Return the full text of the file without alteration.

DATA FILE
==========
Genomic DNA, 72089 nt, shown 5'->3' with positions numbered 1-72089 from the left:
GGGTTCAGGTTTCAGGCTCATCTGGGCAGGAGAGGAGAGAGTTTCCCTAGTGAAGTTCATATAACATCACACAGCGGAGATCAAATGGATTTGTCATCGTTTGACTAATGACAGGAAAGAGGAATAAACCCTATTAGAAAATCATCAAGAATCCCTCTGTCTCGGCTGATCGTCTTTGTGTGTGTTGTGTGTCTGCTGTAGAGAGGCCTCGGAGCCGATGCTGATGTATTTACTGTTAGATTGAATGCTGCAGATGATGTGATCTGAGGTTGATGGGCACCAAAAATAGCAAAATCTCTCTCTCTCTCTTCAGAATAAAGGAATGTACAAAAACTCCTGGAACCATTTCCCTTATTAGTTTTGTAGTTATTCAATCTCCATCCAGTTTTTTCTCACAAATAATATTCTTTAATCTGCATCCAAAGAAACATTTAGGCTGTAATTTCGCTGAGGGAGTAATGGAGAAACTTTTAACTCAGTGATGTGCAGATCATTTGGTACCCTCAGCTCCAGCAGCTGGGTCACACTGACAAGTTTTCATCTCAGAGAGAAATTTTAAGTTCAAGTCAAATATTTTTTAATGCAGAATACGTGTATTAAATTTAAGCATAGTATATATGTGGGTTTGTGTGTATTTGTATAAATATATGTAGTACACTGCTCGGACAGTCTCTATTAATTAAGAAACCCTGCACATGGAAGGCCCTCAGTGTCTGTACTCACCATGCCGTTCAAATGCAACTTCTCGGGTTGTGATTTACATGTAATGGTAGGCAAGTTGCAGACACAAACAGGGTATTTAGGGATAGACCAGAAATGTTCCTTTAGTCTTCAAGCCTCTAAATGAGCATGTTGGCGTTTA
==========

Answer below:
Genomic DNA, 72089 nt, shown 5'->3' with positions numbered 1-72089 from the left:
GGGTTCAGGTTTCAGGCTCATCTGGGCAGGAGAGGAGAGAGTTTCCCTAGTGAAGTTCATATAACATCACACAGCGGAGATCAAATGGATTTGTCATCGTTTGACTAATGACAGGAAAGAGGAATAAACCCTATTAGAAAATCATCAAGAATCCCTCTGTCTCGGCTGATCGTCTTTGTGTGTGTTGTGTGTCTGCTGTAGAGAGGCCTCGGAGCCGATGCTGATGTATTTACTGTTAGATTGAATGCTGCAGATGATGTGATCTGAGGTTGATGGGCACCAAAAATAGCAAAATCTCTCTCTCTCTCTTCAGAATAAAGGAATGTACAAAAACTCCTGGAACCATTTCCCTTATTAGTTTTGTAGTTATTCAATCTCCATCCAGTTTTTTCTCACAAATAATATTCTTTAATCTGCATCCAAAGAAACATTTAGGCTGTAATTTCGCTGAGGGAGTAATGGAGAAACTTTTAACTCAGTGATGTGCAGATCATTTGGTACCCTCAGCTCCAGCAGCTGGGTCACACTGACAAGTTTTCATCTCAGAGAGAAATTTTAAGTTCAAGTCAAATATTTTTTAATGCAGAATACGTGTATTAAATTTAAGCATAGTATATATGTGGGTTTGTGTGTATTTGTATAAATATATGTAGTACACTGCTCGGACAGTCTCTATTAATTAAGAAACCCTGCACATGGAAGGCCCTCAGTGTCTGTACTCACCATGCCGTTCAAATGCAACTTCTCGGGTTGTGATTTACATGTAATGGTAGGCAAGTTGCAGACACAAACAGGGTATTTAGGGATAGACCAGAAATGTTCCTTTAGTCTTCAAGCCTCTAAATGAGCATGTTGGCGTTTA